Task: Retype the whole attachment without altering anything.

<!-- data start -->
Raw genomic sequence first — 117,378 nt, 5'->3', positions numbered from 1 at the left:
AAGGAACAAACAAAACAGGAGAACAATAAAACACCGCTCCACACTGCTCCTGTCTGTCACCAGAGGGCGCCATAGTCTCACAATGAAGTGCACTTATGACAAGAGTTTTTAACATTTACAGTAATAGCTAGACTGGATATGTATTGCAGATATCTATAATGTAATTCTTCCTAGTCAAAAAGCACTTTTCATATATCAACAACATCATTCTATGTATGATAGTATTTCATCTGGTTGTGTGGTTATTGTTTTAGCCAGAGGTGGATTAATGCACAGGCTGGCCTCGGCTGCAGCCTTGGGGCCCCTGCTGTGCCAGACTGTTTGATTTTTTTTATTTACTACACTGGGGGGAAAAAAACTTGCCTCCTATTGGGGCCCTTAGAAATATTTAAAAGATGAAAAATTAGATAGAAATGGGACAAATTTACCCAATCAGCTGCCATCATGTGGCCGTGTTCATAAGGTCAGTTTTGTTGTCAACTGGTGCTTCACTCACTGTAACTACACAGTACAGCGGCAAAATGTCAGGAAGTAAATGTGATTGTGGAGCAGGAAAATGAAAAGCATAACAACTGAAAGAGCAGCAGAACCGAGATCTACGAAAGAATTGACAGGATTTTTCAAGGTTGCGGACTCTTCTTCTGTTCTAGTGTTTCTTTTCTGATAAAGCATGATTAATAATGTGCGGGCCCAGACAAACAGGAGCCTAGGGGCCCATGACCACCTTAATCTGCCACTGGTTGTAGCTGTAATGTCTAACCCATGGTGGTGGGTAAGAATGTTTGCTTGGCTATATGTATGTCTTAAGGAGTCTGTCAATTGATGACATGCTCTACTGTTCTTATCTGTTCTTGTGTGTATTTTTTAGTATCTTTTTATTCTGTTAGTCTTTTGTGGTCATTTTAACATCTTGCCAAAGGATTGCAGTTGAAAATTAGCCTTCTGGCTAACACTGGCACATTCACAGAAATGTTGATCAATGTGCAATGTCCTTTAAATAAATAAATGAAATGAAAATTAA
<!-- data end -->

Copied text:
Raw genomic sequence first — 117,378 nt, 5'->3', positions numbered from 1 at the left:
AAGGAACAAACAAAACAGGAGAACAATAAAACACCGCTCCACACTGCTCCTGTCTGTCACCAGAGGGCGCCATAGTCTCACAATGAAGTGCACTTATGACAAGAGTTTTTAACATTTACAGTAATAGCTAGACTGGATATGTATTGCAGATATCTATAATGTAATTCTTCCTAGTCAAAAAGCACTTTTCATATATCAACAACATCATTCTATGTATGATAGTATTTCATCTGGTTGTGTGGTTATTGTTTTAGCCAGAGGTGGATTAATGCACAGGCTGGCCTCGGCTGCAGCCTTGGGGCCCCTGCTGTGCCAGACTGTTTGATTTTTTTTATTTACTACACTGGGGGGAAAAAAACTTGCCTCCTATTGGGGCCCTTAGAAATATTTAAAAGATGAAAAATTAGATAGAAATGGGACAAATTTACCCAATCAGCTGCCATCATGTGGCCGTGTTCATAAGGTCAGTTTTGTTGTCAACTGGTGCTTCACTCACTGTAACTACACAGTACAGCGGCAAAATGTCAGGAAGTAAATGTGATTGTGGAGCAGGAAAATGAAAAGCATAACAACTGAAAGAGCAGCAGAACCGAGATCTACGAAAGAATTGACAGGATTTTTCAAGGTTGCGGACTCTTCTTCTGTTCTAGTGTTTCTTTTCTGATAAAGCATGATTAATAATGTGCGGGCCCAGACAAACAGGAGCCTAGGGGCCCATGACCACCTTAATCTGCCACTGGTTGTAGCTGTAATGTCTAACCCATGGTGGTGGGTAAGAATGTTTGCTTGGCTATATGTATGTCTTAAGGAGTCTGTCAATTGATGACATGCTCTACTGTTCTTATCTGTTCTTGTGTGTATTTTTTAGTATCTTTTTATTCTGTTAGTCTTTTGTGGTCATTTTAACATCTTGCCAAAGGATTGCAGTTGAAAATTAGCCTTCTGGCTAACACTGGCACATTCACAGAAATGTTGATCAATGTGCAATGTCCTTTAAATAAATAAATGAAATGAAAATTAA